Maara: For The Wanderer Within You

Dhilip Kumar’s Maara is one of those films which need patient viewing. The reasons are – one, the pace, two, the concept of magic realism. It is good that the film is released on Amazon and not in theatres.

Inspired from Dulqer Salman’s Charlie it tells the story of Maara played by Madahavan as discovered by Paaru played by Shraddha Srinath. Paaru is a restoration architect and a relentless romantic. When she goes to Kerala for an assignment she comes across some paintings by a person called Manimaaran/ Maara. Impressed by his art she tries to know more about him. Since he is elusive she tries to know about him through the real characters he drew. What follows is a stunning visual imagery mixed with the charm of Madhavan. Apart from being a painter Maara is also a wanderer who touches people’s lives. However, he is not a wanderer just for the sake of it. There is a larger purpose for it.

The first thing that strikes you about the film is the heavy influence of Imtiaz Ali and also Sanjay Leela Bhansali to an extent. Just like Imtiaz Ali’s films here also you have the concept of finding yourself and also the right atmospherics. You can also see the influence of the poet Rumi who himself is an inspiration to filmmakers like Imtiaz Ali.

Two things stand out most in Maara. One is the fantastic cinematography by Dinesh Krishnan and the art direction by Ajayan Chelissery. The painted roads, the ageing houses and the grass peeping out of the walls are all done well. Everything is aesthetically very good and works well for the camera. The art direction is equally well complimented by Dinesh Krishnan who captures the beauty of the landscapes and the created set designs.

As regards to the main plot it is definitely a ‘Feel Good’ story. Maara is jovial, friendly and empathetic to people irrespective of their status. In short a Good Samaritan. Among his interactions with people my favorite one is that of sex worker Selvi played by Abhirami. It reminds you of Sanjay Leela Bhansali’s Saawariya. The character of Madhavan itself is written well and the actor plays it with his trademark charm. He shines in both the light moments and also the emotional scenes. One of my favorite lines of Maara is “they will only remember the reason why you died and not you.’’ He says this to a girl who tries to commit suicide. The supporting cast also works well. Mouli as Velliya is particularly impressive as the person who brings up Maara. He plays his part with a perfect mixture of cuteness and strictness. His love for Meenakshi and the pre climax scene when he finally meets her leaves you emotionally moved.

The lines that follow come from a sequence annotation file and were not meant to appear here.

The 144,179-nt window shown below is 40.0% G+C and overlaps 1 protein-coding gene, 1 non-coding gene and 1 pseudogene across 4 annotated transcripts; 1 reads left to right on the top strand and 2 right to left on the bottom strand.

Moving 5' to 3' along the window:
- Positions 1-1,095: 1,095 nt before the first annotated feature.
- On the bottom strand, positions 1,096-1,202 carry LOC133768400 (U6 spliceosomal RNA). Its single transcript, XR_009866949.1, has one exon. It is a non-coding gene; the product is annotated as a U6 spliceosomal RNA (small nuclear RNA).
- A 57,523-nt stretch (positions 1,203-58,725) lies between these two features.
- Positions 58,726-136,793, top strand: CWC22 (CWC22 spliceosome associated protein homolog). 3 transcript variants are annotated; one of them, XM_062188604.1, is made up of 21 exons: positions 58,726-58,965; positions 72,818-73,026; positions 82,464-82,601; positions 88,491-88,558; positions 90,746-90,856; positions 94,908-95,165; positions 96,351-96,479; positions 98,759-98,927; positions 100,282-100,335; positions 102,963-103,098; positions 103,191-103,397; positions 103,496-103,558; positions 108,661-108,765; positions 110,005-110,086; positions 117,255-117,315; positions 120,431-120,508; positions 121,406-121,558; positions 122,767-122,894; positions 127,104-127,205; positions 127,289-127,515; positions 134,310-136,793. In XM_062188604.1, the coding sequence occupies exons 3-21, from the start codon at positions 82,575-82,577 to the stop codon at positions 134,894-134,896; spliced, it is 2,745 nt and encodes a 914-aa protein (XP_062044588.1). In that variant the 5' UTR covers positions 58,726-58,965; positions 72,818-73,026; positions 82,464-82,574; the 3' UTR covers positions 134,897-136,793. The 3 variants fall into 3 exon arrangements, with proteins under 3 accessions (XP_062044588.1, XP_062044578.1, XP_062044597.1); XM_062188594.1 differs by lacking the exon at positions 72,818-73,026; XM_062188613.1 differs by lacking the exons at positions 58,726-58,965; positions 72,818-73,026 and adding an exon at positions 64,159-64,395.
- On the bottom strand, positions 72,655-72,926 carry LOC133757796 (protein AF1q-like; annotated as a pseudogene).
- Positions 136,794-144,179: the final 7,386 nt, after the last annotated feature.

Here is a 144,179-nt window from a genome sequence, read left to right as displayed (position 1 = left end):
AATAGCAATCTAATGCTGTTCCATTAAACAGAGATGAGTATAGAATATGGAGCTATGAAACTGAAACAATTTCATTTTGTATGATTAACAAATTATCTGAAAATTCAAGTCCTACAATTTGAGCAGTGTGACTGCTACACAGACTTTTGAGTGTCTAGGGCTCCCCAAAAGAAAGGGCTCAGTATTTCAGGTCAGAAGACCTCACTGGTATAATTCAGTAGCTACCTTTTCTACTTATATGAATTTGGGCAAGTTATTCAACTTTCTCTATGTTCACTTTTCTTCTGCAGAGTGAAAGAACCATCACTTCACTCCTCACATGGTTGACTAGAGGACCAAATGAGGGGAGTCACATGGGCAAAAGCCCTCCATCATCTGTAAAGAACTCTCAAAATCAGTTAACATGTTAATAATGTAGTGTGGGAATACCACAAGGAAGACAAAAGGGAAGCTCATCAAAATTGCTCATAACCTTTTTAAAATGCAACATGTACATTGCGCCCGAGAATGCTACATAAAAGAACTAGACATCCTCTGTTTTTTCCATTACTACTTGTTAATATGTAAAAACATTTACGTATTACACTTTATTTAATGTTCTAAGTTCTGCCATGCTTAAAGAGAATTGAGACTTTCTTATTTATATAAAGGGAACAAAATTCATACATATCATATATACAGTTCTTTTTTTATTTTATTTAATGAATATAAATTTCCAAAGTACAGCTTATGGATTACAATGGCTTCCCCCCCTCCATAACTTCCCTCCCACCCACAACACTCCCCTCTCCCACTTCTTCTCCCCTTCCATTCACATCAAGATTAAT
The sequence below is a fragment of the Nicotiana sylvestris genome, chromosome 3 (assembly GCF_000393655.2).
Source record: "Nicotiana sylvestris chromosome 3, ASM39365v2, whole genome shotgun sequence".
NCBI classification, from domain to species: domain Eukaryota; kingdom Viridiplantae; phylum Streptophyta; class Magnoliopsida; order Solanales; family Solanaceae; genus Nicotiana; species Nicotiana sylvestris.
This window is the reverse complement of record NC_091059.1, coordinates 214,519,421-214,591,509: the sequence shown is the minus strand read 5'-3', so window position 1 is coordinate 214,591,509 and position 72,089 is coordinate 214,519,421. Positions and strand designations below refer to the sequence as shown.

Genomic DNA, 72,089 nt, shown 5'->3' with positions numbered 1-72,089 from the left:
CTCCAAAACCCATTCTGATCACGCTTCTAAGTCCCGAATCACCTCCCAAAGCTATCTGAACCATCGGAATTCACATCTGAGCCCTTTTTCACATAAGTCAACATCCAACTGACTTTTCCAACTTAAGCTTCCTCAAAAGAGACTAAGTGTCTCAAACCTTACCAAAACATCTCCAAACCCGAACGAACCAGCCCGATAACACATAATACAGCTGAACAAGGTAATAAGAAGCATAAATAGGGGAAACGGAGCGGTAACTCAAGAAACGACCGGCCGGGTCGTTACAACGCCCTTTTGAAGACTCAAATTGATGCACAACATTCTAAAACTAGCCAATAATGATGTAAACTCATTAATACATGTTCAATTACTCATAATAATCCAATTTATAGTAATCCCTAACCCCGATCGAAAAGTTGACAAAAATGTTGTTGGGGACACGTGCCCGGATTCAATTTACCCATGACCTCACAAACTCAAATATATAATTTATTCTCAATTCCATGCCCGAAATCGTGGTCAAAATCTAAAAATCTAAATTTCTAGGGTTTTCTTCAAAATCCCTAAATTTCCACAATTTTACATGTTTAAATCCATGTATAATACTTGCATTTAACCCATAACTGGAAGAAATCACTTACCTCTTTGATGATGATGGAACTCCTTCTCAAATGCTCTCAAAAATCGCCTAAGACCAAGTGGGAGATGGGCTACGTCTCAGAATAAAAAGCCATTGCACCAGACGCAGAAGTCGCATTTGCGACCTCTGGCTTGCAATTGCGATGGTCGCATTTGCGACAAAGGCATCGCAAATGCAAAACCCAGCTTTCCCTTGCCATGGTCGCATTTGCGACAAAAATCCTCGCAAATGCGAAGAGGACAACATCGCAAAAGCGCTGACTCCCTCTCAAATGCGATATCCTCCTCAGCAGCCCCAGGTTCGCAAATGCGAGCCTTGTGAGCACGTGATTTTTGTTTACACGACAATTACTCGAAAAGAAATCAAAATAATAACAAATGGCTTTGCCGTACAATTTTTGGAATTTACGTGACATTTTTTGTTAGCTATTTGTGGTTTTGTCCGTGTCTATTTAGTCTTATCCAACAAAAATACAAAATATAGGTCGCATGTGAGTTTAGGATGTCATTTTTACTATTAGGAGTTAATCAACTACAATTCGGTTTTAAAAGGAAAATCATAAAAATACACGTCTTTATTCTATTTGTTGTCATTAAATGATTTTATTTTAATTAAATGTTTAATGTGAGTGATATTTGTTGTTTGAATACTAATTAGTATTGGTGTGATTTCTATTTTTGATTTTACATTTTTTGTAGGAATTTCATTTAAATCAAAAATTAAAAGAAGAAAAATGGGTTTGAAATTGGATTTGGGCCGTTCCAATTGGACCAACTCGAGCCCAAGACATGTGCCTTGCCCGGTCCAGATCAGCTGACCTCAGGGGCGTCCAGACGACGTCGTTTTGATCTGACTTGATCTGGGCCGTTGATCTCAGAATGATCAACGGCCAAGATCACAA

The biggest problem with the film is the character of Paaru played by Shraddha Srinath. It is written very loosely and on top of it the actress doesn’t help her cause either. In fact you feel happy that Madhavan has only one scene with her and that too at the end. Her battles with the family have also not been dealt convincingly enough. They are forgotten midway through. Also you don’t see a single scene where Paaru is doing restoration work as she is supposed to do.

The pace of the film is also a major villain. It is only at halfway point that you get a sense of what the director is trying to say, that too only for niche audience. For the rest it will go over their head.

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